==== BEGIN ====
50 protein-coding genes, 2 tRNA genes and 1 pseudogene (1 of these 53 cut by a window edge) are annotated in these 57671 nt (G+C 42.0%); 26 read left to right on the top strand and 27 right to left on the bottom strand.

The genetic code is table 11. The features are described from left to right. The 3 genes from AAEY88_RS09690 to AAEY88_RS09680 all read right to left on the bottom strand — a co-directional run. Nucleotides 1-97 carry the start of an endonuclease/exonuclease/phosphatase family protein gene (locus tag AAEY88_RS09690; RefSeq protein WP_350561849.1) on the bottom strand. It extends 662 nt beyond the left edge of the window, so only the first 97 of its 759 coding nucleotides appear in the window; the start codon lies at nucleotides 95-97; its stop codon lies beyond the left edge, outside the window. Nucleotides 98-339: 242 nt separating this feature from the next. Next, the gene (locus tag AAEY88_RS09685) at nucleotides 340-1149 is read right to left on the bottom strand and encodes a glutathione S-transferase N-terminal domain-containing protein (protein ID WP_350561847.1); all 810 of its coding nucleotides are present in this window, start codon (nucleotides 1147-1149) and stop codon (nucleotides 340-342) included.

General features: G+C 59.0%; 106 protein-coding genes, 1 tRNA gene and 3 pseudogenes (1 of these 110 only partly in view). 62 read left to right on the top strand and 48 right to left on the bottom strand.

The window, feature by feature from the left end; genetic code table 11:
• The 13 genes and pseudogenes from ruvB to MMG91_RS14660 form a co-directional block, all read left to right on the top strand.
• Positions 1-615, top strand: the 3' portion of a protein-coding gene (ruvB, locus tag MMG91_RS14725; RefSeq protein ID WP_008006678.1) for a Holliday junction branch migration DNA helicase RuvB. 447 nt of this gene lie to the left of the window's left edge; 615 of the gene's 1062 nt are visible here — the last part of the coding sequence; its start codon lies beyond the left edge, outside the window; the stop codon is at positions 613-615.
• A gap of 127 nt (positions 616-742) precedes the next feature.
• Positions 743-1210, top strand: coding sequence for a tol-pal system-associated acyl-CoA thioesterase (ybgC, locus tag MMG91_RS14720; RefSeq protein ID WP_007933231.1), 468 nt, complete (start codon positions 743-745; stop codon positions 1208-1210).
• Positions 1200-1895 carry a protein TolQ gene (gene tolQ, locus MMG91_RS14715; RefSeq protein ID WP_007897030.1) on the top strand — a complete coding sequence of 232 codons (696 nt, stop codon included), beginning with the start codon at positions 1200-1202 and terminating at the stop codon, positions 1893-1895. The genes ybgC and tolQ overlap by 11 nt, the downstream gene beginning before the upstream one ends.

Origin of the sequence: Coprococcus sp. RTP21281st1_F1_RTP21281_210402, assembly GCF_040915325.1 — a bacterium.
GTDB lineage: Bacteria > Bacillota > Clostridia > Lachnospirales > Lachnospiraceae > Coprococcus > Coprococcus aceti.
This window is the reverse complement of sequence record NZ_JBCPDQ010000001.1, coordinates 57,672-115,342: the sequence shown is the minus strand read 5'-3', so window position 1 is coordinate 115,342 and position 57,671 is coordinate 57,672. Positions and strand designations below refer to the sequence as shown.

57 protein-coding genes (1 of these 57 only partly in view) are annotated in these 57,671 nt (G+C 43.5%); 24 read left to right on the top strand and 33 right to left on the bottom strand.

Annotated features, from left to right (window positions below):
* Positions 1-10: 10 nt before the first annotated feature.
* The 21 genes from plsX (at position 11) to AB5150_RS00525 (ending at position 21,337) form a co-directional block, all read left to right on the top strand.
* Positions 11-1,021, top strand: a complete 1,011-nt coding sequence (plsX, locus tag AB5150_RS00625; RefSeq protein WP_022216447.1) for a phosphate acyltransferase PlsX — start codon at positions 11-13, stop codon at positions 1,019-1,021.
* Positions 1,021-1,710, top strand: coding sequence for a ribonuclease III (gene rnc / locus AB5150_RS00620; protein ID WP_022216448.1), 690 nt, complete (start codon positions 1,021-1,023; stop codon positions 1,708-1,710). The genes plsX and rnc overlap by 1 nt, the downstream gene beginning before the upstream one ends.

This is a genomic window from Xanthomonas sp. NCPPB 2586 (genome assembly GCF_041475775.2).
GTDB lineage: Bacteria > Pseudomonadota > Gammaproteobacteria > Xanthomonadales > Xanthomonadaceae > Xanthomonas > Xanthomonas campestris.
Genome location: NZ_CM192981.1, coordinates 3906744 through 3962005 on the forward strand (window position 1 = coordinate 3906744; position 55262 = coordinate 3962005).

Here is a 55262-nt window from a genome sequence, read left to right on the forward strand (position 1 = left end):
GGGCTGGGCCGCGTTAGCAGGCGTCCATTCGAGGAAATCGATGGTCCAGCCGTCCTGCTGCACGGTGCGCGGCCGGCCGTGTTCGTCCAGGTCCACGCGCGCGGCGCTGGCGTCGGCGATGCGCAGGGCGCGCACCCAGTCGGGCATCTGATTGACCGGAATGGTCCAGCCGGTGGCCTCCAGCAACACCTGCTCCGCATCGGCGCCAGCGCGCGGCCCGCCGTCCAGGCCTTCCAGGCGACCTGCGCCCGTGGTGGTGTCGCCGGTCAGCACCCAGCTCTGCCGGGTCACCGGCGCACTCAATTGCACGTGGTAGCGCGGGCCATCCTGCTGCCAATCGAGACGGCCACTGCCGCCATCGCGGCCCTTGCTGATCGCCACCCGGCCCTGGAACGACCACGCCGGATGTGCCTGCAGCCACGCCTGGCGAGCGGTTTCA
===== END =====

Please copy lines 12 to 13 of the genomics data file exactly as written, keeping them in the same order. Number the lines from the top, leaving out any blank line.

This window is the reverse complement of sequence record NZ_JBCPDQ010000001.1, coordinates 57,672-115,342: the sequence shown is the minus strand read 5'-3', so window position 1 is coordinate 115,342 and position 57,671 is coordinate 57,672. Positions and strand designations below refer to the sequence as shown.

57 protein-coding genes (1 of these 57 only partly in view) are annotated in these 57,671 nt (G+C 43.5%); 24 read left to right on the top strand and 33 right to left on the bottom strand.